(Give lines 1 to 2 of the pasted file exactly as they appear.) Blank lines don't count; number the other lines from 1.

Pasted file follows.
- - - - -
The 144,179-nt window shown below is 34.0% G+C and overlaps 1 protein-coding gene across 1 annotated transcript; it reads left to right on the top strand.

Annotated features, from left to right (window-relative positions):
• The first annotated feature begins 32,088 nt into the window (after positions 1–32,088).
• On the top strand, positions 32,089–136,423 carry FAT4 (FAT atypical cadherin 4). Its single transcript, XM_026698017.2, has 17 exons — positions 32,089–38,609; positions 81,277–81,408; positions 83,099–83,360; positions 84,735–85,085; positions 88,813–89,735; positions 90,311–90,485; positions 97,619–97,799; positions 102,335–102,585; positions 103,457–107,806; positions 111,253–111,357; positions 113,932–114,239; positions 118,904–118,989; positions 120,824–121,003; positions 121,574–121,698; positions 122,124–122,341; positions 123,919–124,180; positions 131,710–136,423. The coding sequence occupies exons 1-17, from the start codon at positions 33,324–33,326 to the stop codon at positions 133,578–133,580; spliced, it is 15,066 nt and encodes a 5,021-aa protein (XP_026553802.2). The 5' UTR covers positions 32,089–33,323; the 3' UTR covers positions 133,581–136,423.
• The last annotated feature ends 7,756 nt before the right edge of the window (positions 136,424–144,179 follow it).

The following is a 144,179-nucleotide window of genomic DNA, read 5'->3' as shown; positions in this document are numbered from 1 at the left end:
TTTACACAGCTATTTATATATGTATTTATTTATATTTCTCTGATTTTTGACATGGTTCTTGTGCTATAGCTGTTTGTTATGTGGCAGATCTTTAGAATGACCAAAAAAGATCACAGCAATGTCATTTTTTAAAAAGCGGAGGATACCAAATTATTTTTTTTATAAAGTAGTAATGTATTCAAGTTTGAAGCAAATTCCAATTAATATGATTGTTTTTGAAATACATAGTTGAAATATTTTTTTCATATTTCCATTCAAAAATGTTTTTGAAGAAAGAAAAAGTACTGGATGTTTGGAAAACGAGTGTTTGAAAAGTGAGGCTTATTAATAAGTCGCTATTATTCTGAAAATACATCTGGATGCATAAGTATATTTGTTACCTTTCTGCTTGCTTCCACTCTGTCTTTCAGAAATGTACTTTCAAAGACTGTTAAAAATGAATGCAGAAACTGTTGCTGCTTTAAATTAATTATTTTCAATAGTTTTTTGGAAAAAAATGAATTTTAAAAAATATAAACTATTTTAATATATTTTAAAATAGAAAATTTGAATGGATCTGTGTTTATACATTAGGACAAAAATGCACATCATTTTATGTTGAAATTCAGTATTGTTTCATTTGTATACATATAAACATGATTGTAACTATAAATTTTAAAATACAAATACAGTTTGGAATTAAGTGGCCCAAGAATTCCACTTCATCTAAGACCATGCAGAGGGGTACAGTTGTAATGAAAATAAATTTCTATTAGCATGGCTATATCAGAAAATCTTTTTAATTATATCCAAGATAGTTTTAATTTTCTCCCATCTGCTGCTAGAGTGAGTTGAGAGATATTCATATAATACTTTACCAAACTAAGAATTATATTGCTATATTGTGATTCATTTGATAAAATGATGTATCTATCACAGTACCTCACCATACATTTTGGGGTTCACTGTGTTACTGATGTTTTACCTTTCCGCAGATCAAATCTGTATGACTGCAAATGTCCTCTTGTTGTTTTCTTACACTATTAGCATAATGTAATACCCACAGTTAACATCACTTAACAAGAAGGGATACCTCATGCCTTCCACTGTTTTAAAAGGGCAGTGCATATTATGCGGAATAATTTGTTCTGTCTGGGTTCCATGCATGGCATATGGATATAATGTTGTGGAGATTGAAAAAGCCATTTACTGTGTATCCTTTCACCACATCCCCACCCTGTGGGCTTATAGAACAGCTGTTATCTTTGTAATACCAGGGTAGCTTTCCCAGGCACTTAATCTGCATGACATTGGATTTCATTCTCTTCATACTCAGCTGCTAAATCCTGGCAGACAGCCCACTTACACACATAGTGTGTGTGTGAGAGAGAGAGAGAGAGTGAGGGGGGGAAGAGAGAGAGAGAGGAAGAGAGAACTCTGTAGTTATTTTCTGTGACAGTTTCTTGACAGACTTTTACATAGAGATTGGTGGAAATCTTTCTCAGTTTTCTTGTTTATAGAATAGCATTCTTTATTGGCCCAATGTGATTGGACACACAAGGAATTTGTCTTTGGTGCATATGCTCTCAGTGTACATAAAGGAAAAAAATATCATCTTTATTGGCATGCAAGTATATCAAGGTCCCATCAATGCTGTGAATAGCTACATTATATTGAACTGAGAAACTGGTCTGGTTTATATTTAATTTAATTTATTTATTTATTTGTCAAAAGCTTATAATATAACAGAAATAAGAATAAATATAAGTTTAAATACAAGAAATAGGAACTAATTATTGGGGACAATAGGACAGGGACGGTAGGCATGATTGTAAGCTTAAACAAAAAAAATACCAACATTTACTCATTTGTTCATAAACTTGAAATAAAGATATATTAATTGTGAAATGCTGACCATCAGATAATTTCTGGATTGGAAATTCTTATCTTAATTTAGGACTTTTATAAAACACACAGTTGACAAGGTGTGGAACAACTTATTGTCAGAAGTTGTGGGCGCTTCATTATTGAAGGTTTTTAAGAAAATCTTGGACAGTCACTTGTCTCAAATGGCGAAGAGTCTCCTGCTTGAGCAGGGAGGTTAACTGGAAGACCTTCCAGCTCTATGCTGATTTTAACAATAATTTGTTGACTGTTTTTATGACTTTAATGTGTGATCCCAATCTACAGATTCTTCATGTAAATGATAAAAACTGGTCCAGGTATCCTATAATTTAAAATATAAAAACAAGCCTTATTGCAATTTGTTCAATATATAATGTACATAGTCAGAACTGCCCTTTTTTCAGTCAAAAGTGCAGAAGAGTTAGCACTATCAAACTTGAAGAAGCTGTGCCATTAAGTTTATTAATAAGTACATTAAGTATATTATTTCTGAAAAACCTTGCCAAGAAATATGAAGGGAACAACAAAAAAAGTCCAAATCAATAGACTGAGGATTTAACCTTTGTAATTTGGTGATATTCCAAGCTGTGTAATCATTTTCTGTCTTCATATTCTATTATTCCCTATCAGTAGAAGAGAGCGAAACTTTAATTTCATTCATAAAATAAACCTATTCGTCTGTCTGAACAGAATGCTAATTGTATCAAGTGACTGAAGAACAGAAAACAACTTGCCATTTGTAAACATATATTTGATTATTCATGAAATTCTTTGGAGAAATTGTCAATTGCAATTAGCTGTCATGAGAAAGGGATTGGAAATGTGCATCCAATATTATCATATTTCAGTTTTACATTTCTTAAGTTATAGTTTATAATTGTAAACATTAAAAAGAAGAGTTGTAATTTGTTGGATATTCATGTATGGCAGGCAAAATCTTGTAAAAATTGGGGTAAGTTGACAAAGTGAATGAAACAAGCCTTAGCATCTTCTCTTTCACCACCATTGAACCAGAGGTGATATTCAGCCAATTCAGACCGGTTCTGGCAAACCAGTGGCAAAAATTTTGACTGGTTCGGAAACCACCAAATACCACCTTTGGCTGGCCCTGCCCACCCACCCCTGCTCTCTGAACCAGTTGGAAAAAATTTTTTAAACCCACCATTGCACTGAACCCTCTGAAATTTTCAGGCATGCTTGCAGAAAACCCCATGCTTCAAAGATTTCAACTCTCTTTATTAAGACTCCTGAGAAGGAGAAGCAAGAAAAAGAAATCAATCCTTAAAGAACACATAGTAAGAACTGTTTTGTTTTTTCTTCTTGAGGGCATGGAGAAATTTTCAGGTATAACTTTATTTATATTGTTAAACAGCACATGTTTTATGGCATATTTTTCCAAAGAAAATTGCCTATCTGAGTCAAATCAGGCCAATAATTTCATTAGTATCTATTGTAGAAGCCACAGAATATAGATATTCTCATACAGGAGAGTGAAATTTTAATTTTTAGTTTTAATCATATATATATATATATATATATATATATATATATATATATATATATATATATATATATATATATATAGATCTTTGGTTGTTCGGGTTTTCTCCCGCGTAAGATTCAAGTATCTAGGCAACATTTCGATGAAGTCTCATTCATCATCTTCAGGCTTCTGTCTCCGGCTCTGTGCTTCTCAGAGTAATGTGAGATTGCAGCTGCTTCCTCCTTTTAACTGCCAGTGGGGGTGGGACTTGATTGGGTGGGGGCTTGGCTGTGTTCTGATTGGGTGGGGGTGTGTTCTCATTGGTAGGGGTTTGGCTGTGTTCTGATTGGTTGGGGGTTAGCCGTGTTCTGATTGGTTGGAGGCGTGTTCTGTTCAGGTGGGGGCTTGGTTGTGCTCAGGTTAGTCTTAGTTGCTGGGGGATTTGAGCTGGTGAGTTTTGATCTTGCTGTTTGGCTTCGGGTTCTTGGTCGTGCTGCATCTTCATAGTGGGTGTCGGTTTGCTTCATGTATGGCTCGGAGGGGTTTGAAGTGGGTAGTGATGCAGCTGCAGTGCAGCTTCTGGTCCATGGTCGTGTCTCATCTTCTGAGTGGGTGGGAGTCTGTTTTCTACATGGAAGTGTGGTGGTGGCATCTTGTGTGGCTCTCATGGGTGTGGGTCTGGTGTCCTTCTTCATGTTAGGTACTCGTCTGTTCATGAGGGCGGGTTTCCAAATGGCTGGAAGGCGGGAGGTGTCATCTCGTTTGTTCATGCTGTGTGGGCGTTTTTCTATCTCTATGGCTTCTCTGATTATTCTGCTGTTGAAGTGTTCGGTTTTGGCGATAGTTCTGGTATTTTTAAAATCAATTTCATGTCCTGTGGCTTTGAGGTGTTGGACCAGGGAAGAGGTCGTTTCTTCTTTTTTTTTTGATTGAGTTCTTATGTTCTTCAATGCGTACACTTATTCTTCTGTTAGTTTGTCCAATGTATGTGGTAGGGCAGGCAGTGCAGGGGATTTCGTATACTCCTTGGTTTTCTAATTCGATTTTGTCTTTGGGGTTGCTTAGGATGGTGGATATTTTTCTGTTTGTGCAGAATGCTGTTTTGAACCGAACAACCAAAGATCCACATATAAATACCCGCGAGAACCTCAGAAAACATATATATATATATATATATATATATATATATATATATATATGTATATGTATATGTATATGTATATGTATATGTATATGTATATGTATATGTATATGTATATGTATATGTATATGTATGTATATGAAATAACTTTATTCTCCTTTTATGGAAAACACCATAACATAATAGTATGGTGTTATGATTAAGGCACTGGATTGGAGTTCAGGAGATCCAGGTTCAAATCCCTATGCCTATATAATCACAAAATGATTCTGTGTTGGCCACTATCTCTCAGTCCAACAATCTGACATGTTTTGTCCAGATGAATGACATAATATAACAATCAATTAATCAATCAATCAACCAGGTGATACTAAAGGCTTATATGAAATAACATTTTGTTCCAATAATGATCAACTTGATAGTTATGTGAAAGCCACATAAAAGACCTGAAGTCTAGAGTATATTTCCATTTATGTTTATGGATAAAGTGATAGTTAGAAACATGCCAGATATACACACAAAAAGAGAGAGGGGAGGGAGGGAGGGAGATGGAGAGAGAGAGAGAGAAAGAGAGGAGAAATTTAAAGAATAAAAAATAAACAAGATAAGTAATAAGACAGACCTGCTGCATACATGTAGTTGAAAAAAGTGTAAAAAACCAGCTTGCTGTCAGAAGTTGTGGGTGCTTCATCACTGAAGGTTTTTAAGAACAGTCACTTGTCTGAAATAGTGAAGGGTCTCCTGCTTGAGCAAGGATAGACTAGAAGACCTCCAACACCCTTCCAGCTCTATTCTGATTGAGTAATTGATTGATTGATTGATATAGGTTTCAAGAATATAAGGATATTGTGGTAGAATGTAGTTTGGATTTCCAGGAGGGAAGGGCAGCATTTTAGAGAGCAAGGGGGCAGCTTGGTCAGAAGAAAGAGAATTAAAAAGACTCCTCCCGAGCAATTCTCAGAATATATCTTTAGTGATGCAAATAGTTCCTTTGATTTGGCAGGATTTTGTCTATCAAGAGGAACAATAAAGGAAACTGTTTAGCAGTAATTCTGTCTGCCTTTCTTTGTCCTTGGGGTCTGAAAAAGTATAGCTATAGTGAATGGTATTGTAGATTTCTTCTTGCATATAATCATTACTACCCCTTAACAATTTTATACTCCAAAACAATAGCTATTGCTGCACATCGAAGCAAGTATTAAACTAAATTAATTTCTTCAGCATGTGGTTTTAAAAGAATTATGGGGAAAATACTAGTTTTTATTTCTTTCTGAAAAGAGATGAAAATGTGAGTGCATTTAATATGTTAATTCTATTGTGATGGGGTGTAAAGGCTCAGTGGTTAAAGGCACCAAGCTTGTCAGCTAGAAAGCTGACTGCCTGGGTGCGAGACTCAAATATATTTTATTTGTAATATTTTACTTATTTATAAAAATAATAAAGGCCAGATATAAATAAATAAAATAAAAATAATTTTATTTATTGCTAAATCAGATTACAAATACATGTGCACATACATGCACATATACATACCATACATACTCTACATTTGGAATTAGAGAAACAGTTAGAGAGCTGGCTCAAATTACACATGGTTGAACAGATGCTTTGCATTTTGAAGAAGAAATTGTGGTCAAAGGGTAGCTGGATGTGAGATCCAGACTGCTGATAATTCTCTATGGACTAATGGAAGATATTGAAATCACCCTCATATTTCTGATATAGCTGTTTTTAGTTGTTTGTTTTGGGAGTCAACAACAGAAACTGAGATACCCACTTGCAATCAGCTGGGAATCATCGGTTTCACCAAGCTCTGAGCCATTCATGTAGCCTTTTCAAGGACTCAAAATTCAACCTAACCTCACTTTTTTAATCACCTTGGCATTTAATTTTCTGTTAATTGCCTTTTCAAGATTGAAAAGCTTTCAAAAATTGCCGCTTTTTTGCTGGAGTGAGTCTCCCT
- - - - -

The 144,179-nt window shown below is 34.0% G+C and overlaps 1 protein-coding gene across 1 annotated transcript; it reads left to right on the top strand.

Annotated features, from left to right (window-relative positions):